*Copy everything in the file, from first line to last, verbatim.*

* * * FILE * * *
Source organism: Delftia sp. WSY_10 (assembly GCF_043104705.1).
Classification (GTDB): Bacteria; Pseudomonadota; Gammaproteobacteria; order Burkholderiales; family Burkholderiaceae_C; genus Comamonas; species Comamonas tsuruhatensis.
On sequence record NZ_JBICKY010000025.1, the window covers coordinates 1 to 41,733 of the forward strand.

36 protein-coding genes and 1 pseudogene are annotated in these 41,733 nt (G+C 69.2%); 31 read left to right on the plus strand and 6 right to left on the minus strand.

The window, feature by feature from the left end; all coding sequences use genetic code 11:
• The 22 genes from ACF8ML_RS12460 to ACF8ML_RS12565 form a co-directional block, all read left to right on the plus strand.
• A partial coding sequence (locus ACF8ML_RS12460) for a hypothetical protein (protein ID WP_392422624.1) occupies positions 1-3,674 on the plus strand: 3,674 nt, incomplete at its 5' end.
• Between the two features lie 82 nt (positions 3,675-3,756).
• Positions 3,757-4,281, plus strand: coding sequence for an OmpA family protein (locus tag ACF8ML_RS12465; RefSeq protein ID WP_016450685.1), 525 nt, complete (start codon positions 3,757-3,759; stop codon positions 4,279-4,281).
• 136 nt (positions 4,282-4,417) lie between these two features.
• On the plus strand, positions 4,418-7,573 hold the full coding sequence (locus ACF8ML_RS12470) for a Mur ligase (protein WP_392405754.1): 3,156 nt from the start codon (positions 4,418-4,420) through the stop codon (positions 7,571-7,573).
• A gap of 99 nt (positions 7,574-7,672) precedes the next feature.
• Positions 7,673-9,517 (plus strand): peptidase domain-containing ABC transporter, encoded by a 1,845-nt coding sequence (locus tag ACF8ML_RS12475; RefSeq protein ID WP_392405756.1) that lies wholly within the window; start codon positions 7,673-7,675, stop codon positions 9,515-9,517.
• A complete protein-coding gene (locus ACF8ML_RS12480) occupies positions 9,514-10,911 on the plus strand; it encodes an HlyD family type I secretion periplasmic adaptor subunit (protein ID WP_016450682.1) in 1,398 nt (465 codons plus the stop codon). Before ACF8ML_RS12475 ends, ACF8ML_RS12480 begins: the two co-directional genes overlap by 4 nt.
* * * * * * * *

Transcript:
Source organism: Delftia sp. WSY_10 (assembly GCF_043104705.1).
Classification (GTDB): Bacteria; Pseudomonadota; Gammaproteobacteria; order Burkholderiales; family Burkholderiaceae_C; genus Comamonas; species Comamonas tsuruhatensis.
On sequence record NZ_JBICKY010000025.1, the window covers coordinates 1 to 41,733 of the forward strand.

36 protein-coding genes and 1 pseudogene are annotated in these 41,733 nt (G+C 69.2%); 31 read left to right on the plus strand and 6 right to left on the minus strand.

The window, feature by feature from the left end; all coding sequences use genetic code 11:
• The 22 genes from ACF8ML_RS12460 to ACF8ML_RS12565 form a co-directional block, all read left to right on the plus strand.
• A partial coding sequence (locus ACF8ML_RS12460) for a hypothetical protein (protein ID WP_392422624.1) occupies positions 1-3,674 on the plus strand: 3,674 nt, incomplete at its 5' end.
• Between the two features lie 82 nt (positions 3,675-3,756).
• Positions 3,757-4,281, plus strand: coding sequence for an OmpA family protein (locus tag ACF8ML_RS12465; RefSeq protein ID WP_016450685.1), 525 nt, complete (start codon positions 3,757-3,759; stop codon positions 4,279-4,281).
• 136 nt (positions 4,282-4,417) lie between these two features.
• On the plus strand, positions 4,418-7,573 hold the full coding sequence (locus ACF8ML_RS12470) for a Mur ligase (protein WP_392405754.1): 3,156 nt from the start codon (positions 4,418-4,420) through the stop codon (positions 7,571-7,573).
• A gap of 99 nt (positions 7,574-7,672) precedes the next feature.
• Positions 7,673-9,517 (plus strand): peptidase domain-containing ABC transporter, encoded by a 1,845-nt coding sequence (locus tag ACF8ML_RS12475; RefSeq protein ID WP_392405756.1) that lies wholly within the window; start codon positions 7,673-7,675, stop codon positions 9,515-9,517.
• A complete protein-coding gene (locus ACF8ML_RS12480) occupies positions 9,514-10,911 on the plus strand; it encodes an HlyD family type I secretion periplasmic adaptor subunit (protein ID WP_016450682.1) in 1,398 nt (465 codons plus the stop codon). Before ACF8ML_RS12475 ends, ACF8ML_RS12480 begins: the two co-directional genes overlap by 4 nt.